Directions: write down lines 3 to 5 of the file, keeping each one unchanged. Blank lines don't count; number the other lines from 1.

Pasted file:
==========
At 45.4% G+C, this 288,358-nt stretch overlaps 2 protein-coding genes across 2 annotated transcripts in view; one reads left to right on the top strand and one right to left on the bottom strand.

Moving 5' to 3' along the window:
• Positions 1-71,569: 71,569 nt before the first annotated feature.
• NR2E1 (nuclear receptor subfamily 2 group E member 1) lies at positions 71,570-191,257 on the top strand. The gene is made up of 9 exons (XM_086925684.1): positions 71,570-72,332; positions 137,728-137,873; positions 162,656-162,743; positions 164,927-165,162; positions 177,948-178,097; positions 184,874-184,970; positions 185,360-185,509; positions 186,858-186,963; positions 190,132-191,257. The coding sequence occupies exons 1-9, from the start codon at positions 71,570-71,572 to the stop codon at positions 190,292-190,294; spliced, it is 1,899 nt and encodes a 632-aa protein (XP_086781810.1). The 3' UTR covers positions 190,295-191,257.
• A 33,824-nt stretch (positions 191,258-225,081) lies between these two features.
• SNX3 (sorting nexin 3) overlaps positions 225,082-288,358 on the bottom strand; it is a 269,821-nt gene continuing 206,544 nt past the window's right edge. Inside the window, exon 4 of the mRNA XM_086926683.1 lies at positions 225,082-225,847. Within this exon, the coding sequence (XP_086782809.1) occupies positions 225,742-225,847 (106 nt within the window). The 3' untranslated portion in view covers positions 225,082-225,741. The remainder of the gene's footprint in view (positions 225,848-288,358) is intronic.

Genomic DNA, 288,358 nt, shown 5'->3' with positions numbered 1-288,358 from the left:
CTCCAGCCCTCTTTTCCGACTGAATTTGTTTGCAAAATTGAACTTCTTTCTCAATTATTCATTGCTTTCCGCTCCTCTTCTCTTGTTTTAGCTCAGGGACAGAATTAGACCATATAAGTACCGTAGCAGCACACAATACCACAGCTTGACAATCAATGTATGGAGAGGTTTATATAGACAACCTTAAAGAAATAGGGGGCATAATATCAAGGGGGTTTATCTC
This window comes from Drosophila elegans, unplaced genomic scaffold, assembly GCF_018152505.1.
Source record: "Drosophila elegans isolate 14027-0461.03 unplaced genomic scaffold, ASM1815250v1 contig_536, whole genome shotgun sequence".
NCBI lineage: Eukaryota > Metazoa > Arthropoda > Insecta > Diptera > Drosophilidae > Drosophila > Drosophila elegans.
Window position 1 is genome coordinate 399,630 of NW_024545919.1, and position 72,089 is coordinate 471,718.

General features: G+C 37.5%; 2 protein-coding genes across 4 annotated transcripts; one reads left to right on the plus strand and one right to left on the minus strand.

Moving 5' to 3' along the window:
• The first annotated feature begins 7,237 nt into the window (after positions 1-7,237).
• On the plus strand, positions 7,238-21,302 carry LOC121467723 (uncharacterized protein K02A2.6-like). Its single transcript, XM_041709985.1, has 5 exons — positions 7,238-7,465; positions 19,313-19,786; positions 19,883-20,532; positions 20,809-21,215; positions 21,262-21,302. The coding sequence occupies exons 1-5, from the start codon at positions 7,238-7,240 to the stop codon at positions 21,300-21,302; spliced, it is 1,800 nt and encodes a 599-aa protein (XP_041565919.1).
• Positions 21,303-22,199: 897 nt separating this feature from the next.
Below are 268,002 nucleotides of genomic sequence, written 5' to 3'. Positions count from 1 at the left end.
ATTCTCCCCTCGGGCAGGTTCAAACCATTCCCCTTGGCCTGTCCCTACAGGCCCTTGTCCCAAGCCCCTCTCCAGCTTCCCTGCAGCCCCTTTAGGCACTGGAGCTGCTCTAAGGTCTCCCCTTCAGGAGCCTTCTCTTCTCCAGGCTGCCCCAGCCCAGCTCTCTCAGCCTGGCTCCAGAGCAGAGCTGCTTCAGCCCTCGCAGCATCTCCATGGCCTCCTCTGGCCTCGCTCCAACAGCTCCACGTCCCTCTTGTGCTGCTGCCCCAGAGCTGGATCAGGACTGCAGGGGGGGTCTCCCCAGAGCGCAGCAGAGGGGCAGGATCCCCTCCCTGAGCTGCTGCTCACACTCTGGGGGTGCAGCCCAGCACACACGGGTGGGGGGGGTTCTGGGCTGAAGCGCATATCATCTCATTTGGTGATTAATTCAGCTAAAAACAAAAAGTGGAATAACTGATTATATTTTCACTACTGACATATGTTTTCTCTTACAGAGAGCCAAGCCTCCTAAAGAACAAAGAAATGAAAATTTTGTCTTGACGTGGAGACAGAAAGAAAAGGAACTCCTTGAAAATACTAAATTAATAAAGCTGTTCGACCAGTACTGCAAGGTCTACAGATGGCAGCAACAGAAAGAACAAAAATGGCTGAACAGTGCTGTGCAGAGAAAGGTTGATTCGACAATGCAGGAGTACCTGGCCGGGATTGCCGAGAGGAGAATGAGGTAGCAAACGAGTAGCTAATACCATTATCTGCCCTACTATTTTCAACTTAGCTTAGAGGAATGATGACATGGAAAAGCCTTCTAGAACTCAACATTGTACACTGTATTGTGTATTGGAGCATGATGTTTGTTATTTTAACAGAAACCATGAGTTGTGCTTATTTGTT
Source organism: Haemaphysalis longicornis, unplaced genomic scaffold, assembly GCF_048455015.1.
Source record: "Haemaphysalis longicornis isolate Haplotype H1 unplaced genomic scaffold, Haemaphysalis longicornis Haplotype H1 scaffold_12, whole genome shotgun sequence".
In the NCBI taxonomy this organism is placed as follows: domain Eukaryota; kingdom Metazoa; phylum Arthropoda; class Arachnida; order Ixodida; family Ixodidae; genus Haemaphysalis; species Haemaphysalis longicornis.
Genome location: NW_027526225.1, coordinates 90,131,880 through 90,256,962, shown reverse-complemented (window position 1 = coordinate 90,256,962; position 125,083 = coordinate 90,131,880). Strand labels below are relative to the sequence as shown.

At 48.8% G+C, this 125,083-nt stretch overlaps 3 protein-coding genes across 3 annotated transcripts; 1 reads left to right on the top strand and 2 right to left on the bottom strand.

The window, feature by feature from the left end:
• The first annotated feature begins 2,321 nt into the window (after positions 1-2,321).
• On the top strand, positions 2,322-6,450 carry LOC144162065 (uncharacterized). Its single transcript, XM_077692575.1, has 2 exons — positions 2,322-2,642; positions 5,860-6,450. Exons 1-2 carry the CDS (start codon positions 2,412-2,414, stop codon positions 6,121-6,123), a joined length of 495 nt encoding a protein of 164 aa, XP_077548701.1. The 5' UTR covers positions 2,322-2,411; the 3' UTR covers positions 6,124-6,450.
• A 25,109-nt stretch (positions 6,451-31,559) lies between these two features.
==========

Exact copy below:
• Positions 1-71,569: 71,569 nt before the first annotated feature.
• NR2E1 (nuclear receptor subfamily 2 group E member 1) lies at positions 71,570-191,257 on the top strand. The gene is made up of 9 exons (XM_086925684.1): positions 71,570-72,332; positions 137,728-137,873; positions 162,656-162,743; positions 164,927-165,162; positions 177,948-178,097; positions 184,874-184,970; positions 185,360-185,509; positions 186,858-186,963; positions 190,132-191,257. The coding sequence occupies exons 1-9, from the start codon at positions 71,570-71,572 to the stop codon at positions 190,292-190,294; spliced, it is 1,899 nt and encodes a 632-aa protein (XP_086781810.1). The 3' UTR covers positions 190,295-191,257.
• A 33,824-nt stretch (positions 191,258-225,081) lies between these two features.